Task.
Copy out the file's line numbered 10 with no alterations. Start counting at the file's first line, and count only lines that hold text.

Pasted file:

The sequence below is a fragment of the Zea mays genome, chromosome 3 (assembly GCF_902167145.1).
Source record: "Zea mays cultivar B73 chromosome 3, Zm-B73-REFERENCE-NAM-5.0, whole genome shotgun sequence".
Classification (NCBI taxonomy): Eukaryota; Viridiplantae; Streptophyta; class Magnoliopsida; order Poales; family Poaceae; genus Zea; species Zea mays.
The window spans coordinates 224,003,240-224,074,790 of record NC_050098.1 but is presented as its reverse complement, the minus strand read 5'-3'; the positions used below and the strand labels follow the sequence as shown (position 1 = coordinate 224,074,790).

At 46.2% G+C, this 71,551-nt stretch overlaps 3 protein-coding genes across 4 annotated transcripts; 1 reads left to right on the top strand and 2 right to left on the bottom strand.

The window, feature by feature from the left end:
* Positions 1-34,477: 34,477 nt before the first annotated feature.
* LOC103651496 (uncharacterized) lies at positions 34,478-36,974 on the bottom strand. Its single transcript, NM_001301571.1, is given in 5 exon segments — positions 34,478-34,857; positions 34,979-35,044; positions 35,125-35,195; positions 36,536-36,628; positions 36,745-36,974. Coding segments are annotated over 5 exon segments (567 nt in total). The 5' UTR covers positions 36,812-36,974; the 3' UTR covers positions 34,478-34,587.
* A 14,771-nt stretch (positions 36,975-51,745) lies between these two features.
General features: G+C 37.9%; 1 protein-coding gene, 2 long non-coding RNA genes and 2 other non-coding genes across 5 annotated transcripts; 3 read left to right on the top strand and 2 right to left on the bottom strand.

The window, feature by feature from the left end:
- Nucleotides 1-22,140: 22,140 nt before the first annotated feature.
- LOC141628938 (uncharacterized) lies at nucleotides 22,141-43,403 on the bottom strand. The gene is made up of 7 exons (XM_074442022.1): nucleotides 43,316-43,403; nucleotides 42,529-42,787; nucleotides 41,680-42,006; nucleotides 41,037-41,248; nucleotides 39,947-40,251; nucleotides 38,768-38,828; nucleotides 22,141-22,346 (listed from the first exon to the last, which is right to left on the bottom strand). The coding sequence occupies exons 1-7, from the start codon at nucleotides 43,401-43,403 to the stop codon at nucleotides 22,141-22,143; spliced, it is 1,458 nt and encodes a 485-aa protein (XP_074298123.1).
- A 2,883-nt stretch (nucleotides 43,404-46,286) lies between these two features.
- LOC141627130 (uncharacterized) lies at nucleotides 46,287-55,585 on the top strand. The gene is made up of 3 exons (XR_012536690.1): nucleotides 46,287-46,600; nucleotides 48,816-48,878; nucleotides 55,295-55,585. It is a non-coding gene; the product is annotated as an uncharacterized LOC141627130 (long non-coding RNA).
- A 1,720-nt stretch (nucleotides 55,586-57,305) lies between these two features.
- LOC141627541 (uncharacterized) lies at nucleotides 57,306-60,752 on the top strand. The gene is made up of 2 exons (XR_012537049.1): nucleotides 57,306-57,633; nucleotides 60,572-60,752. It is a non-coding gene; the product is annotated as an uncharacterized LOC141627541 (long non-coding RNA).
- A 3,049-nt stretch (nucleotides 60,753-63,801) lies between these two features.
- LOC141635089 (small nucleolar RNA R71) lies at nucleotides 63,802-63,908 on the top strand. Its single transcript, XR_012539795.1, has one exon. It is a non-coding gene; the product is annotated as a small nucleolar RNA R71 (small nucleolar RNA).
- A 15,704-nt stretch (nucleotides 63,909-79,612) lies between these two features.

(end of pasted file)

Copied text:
General features: G+C 37.9%; 1 protein-coding gene, 2 long non-coding RNA genes and 2 other non-coding genes across 5 annotated transcripts; 3 read left to right on the top strand and 2 right to left on the bottom strand.